The Museu Nacional d’Art de Catalunya has made two major acquisition during the summer.
At an auction held in Barcelona on 31 May 2017 they acquired a panel painting representing the Decapitation of Saint Baudilus, painted by Lluís Dalmau for the old Gothic high altarpiece in the parish church of Sant Boi de Llobregat (Baix Llobregat), one of the few works by the painter to have been conserved.
Lluís Dalmau was one of the principal artists working in Barcelona in the mid 15th century, and was employed at the court of King Alfonso IV. There are only two surviving documented works by this outstanding painter: the famous Virgin of the “Consellers”, made between 1443 and 1445, and the altarpiece from Sant Boi, dated to 1448. The Museu Nacional was able to purchase this exceptional work thanks to a donation by the Palarq Foundation. It will certainly become a well-loved masterpiece of the Museum’s impressive collection of Catalan Gothic painting.
They also acquired 200 photographs by Catalan photographer Oriol Maspons (Barcelona, 1928-2013), thanks to the Nando and Elsa Peretti Foundation. The new acquisition will enable the organisation of a major retrospective dedicated to this photographer in 2019. Moreover, the generosity of the Nando and Elsa Peretti fundation will enable researchers to study the over 7000 photographs and other photographic material deposited at the Museum by the photographer in 2010.
Diego Rivera, The Making of a Fresco Showing the Building of a City, 1931, SFAI, San Francisco
CFP: International Perspectives on the History of Latin American Art, LASA 2018 (Barcelona, 23-26 May 18)
Deadline: 7 August 2017
The Art History of Latin America has been written, for the most part, in the 20th and 21st century. As a discipline it is the product of two distinct points of view: the individual countries’ national art histories and visions generated from other regions, which privilege supra-national conceptions of geography and identity. Be they the Hispanic art histories of the 1930s, the North American passion for Mexican muralism of the 1930s, the European interests in alternative forms of Baroque in the post Second World War period, or the high modernist interpretations of modern art in Latin America during the post-War period, the discipline of art history has been shaped by scholarship generated outside the region, as much as from the scholarship generated within it. In this panel we invite scholars to study the effects of a globalized perspective on Latin American Art History, specifically by analyzing the contributions of other regions to the understanding of the concept of Latin American art. We welcome papers studying any of the topics above, as well as the recent histories that stress critical notions such as race, gender and class to create new readings of Latin American Art History.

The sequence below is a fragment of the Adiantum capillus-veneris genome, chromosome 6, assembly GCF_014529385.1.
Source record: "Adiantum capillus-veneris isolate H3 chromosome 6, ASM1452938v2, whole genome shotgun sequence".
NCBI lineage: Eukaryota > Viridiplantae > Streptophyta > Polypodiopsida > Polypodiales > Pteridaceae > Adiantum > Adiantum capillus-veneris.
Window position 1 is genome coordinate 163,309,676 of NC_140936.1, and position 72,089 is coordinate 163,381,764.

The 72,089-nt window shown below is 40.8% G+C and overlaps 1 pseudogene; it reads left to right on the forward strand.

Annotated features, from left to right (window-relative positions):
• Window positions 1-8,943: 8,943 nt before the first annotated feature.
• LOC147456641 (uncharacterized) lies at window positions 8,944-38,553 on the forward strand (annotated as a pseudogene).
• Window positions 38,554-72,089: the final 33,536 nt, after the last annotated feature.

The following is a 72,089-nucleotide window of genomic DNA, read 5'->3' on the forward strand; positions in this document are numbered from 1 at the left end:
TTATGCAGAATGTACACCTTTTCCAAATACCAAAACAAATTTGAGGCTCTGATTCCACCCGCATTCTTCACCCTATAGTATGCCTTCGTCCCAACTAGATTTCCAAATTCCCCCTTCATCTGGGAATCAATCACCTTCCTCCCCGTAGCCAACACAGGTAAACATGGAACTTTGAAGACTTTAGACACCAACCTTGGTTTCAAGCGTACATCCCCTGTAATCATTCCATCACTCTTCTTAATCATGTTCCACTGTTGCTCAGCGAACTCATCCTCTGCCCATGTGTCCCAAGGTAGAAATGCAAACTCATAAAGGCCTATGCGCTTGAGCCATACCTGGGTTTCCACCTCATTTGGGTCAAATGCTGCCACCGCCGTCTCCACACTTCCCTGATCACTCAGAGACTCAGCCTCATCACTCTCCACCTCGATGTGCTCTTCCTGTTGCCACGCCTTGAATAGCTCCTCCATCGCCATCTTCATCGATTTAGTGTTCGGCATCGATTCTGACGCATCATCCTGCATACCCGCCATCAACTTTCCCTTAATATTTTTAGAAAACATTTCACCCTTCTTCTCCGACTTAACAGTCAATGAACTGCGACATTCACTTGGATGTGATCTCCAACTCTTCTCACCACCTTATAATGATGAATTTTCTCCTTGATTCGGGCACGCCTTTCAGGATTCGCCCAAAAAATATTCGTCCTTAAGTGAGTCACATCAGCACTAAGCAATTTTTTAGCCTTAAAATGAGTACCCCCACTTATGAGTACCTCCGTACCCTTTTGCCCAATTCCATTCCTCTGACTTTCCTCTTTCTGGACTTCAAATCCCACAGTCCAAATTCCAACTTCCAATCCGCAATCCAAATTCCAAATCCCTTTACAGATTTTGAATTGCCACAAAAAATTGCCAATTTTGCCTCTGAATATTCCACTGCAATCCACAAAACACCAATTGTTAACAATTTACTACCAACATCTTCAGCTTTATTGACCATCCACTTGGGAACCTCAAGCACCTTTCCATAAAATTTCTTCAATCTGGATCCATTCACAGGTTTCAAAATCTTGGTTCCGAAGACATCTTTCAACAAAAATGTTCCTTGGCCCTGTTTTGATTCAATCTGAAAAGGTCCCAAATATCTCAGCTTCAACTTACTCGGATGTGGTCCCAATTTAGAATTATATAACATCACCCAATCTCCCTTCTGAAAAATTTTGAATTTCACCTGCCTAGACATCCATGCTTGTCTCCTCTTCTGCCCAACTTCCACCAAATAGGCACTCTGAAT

To submit a paper proposal, please send a 100-200 word abstract and a c.v. to Michele Greet (email@example.com) and Mercedes Trelles (MERCEDESTRELLES@AOL.COM) by August 7, 2017. Submissions for session proposals are due to LASA by Sept. 7. We will inform you of your acceptance prior to that date so that papers that cannot be included in the panel may be submitted individually.
Museu Nacional d’Art de Catalunya, Barcelona, until 28 February 2016
19 still-lifes and flower-pieces from the Museum’s own collection, by artists such as Juan van der Hamen, Tomas Hiepes and Juan de Arellano are being exhibited before some of them are permanently incorporated into new Renaissance and Baroque displays in 2016. Catalogue in Catalan and Castilian by the curator Joan Yeguas (€28.-).
The exhibit in the Spitzer School’s Atrium Gallery includes photographs, architectural models and casts used in construction. It also showcases the 3D computer imaging software used to analyze and draw precise tridimensional geometry. The exhibit is free and open to the public. Viewing hours are 9 a.m. – 5 p.m., Monday – Friday.
Ex ungue leonem. Marble heads by the Master of Cabestany, Barcelona, Museu Nacional d’Art de Catalunya, 4 April – 28 September 2014.
The four marble heads displayed in Room 4 of the Museum are fragments from the doorway of Sant Pere de Rodes, carved in the second third of the twelfth century, a masterpiece attributed to the Romanesque sculptor the ‘Master of Cabestany’. His work has been found in several places in southern Europe, from Tuscany (Italy) to Navarre, although most of the examples conserved are to be found in northern Catalonia and Languedoc. The doorway they once belonged to was destroyed sometime between 1800 and 1825. The four heads are on loan from private collections, and from the museums of Girona and the Fitzwilliam, Cambridge.